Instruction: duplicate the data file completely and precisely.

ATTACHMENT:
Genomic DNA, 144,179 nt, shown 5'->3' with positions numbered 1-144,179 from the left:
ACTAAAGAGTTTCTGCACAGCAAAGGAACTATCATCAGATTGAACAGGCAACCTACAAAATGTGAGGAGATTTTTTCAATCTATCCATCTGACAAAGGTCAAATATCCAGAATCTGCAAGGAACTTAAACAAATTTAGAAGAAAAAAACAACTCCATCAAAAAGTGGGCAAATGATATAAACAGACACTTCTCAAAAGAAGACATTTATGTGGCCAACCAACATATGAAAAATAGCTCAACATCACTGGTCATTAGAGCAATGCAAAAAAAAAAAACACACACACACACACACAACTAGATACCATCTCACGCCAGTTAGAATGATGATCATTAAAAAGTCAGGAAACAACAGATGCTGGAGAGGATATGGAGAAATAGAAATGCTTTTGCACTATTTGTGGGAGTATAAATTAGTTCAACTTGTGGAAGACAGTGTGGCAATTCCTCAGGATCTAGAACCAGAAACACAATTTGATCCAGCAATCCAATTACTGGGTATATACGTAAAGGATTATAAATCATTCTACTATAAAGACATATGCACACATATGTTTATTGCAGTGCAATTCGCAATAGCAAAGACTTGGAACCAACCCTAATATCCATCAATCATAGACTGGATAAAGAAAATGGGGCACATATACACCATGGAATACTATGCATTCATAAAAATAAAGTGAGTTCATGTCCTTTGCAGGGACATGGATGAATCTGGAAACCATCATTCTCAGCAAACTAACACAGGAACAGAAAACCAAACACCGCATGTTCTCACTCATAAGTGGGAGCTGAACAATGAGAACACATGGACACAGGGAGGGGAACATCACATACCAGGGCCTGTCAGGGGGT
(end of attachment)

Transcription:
Genomic DNA, 144,179 nt, shown 5'->3' with positions numbered 1-144,179 from the left:
ACTAAAGAGTTTCTGCACAGCAAAGGAACTATCATCAGATTGAACAGGCAACCTACAAAATGTGAGGAGATTTTTTCAATCTATCCATCTGACAAAGGTCAAATATCCAGAATCTGCAAGGAACTTAAACAAATTTAGAAGAAAAAAACAACTCCATCAAAAAGTGGGCAAATGATATAAACAGACACTTCTCAAAAGAAGACATTTATGTGGCCAACCAACATATGAAAAATAGCTCAACATCACTGGTCATTAGAGCAATGCAAAAAAAAAAAACACACACACACACACACAACTAGATACCATCTCACGCCAGTTAGAATGATGATCATTAAAAAGTCAGGAAACAACAGATGCTGGAGAGGATATGGAGAAATAGAAATGCTTTTGCACTATTTGTGGGAGTATAAATTAGTTCAACTTGTGGAAGACAGTGTGGCAATTCCTCAGGATCTAGAACCAGAAACACAATTTGATCCAGCAATCCAATTACTGGGTATATACGTAAAGGATTATAAATCATTCTACTATAAAGACATATGCACACATATGTTTATTGCAGTGCAATTCGCAATAGCAAAGACTTGGAACCAACCCTAATATCCATCAATCATAGACTGGATAAAGAAAATGGGGCACATATACACCATGGAATACTATGCATTCATAAAAATAAAGTGAGTTCATGTCCTTTGCAGGGACATGGATGAATCTGGAAACCATCATTCTCAGCAAACTAACACAGGAACAGAAAACCAAACACCGCATGTTCTCACTCATAAGTGGGAGCTGAACAATGAGAACACATGGACACAGGGAGGGGAACATCACATACCAGGGCCTGTCAGGGGGT